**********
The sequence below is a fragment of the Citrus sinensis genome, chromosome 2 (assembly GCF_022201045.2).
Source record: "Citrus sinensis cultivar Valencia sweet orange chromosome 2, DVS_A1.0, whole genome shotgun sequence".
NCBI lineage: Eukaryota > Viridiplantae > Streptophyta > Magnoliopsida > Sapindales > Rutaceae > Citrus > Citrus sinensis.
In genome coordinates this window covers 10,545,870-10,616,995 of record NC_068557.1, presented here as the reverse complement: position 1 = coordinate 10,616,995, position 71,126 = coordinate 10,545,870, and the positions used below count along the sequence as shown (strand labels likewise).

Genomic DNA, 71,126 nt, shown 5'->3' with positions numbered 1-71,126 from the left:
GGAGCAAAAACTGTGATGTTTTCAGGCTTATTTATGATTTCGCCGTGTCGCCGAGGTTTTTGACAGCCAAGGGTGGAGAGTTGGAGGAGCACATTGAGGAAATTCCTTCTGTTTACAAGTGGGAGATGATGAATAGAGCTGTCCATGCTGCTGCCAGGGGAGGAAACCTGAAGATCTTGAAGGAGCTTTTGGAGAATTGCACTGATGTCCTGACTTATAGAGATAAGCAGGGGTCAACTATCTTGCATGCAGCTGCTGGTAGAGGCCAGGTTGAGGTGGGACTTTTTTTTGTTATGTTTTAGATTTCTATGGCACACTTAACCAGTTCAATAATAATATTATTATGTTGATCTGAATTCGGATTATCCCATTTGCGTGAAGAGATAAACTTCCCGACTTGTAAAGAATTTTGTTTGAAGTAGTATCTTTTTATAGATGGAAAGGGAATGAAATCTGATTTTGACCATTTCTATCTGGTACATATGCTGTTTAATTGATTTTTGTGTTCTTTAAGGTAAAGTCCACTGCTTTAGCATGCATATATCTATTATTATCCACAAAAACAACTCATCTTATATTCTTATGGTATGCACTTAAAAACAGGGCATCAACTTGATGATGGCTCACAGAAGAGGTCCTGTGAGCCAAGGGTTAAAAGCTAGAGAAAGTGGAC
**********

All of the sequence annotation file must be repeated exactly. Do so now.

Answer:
The sequence below is a fragment of the Citrus sinensis genome, chromosome 2 (assembly GCF_022201045.2).
Source record: "Citrus sinensis cultivar Valencia sweet orange chromosome 2, DVS_A1.0, whole genome shotgun sequence".
NCBI lineage: Eukaryota > Viridiplantae > Streptophyta > Magnoliopsida > Sapindales > Rutaceae > Citrus > Citrus sinensis.
In genome coordinates this window covers 10,545,870-10,616,995 of record NC_068557.1, presented here as the reverse complement: position 1 = coordinate 10,616,995, position 71,126 = coordinate 10,545,870, and the positions used below count along the sequence as shown (strand labels likewise).

Genomic DNA, 71,126 nt, shown 5'->3' with positions numbered 1-71,126 from the left:
GGAGCAAAAACTGTGATGTTTTCAGGCTTATTTATGATTTCGCCGTGTCGCCGAGGTTTTTGACAGCCAAGGGTGGAGAGTTGGAGGAGCACATTGAGGAAATTCCTTCTGTTTACAAGTGGGAGATGATGAATAGAGCTGTCCATGCTGCTGCCAGGGGAGGAAACCTGAAGATCTTGAAGGAGCTTTTGGAGAATTGCACTGATGTCCTGACTTATAGAGATAAGCAGGGGTCAACTATCTTGCATGCAGCTGCTGGTAGAGGCCAGGTTGAGGTGGGACTTTTTTTTGTTATGTTTTAGATTTCTATGGCACACTTAACCAGTTCAATAATAATATTATTATGTTGATCTGAATTCGGATTATCCCATTTGCGTGAAGAGATAAACTTCCCGACTTGTAAAGAATTTTGTTTGAAGTAGTATCTTTTTATAGATGGAAAGGGAATGAAATCTGATTTTGACCATTTCTATCTGGTACATATGCTGTTTAATTGATTTTTGTGTTCTTTAAGGTAAAGTCCACTGCTTTAGCATGCATATATCTATTATTATCCACAAAAACAACTCATCTTATATTCTTATGGTATGCACTTAAAAACAGGGCATCAACTTGATGATGGCTCACAGAAGAGGTCCTGTGAGCCAAGGGTTAAAAGCTAGAGAAAGTGGAC